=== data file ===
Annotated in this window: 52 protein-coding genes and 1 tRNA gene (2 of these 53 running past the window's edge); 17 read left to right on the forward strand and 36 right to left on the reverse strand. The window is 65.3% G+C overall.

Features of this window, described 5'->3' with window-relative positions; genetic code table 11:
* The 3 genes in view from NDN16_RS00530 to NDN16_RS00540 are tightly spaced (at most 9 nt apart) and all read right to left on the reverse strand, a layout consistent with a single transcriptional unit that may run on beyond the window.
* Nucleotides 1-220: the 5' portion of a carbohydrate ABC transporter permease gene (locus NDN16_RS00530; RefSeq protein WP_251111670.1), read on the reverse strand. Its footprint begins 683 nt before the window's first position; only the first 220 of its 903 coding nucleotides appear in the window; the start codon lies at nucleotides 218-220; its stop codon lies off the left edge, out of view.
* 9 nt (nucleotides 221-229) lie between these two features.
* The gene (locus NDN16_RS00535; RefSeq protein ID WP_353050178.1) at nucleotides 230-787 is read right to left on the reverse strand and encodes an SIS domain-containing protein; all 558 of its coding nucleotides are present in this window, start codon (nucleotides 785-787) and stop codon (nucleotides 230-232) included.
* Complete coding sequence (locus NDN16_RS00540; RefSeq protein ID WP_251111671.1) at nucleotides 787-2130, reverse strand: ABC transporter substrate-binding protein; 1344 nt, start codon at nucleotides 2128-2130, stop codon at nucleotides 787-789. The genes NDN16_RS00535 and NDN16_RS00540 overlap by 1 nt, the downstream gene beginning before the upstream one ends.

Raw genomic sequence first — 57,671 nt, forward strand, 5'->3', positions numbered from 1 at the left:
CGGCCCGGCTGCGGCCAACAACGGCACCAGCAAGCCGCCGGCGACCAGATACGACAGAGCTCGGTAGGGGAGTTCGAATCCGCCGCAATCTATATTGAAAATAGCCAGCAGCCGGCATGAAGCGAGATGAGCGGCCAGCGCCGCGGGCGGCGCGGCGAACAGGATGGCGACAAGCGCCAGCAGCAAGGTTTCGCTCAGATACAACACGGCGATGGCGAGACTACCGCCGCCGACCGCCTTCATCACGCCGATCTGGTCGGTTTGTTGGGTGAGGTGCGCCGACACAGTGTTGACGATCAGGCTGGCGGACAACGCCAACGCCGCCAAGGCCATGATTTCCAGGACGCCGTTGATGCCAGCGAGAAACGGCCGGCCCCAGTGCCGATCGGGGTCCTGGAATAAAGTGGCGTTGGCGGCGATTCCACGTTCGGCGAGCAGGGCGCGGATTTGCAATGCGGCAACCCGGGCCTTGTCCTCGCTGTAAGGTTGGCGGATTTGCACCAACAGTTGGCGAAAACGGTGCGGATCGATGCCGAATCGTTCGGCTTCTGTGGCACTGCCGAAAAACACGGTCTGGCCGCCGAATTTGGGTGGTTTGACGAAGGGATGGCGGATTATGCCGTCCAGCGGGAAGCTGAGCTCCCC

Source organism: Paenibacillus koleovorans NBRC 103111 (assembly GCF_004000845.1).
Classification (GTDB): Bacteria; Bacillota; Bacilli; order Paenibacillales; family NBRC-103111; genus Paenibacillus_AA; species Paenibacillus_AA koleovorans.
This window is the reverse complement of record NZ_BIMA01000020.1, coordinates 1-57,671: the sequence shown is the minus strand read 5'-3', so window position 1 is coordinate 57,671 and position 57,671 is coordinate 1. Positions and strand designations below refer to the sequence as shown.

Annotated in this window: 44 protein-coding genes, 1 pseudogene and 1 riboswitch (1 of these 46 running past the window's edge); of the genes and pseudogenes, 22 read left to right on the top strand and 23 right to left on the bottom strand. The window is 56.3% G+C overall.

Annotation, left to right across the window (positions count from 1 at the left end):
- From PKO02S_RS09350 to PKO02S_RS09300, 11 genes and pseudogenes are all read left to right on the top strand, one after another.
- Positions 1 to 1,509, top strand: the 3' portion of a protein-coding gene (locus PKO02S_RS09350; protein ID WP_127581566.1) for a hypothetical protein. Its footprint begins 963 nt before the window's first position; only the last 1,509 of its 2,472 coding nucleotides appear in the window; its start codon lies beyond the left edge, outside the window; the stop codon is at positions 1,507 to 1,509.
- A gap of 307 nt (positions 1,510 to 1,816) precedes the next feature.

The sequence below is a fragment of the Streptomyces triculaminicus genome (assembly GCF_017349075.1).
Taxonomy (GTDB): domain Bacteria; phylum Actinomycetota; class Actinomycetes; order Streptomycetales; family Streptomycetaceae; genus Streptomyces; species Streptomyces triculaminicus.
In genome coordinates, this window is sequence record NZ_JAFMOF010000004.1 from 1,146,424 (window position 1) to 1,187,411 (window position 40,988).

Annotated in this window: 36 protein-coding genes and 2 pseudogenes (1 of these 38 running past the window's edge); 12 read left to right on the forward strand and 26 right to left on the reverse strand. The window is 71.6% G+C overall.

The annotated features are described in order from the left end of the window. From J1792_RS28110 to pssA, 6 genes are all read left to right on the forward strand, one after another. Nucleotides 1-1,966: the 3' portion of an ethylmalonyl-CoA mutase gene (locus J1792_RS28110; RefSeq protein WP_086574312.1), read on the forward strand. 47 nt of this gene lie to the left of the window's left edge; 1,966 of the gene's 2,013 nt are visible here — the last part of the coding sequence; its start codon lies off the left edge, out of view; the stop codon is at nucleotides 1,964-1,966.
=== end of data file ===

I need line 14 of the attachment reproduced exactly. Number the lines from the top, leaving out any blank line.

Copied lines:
Annotation, left to right across the window (positions count from 1 at the left end):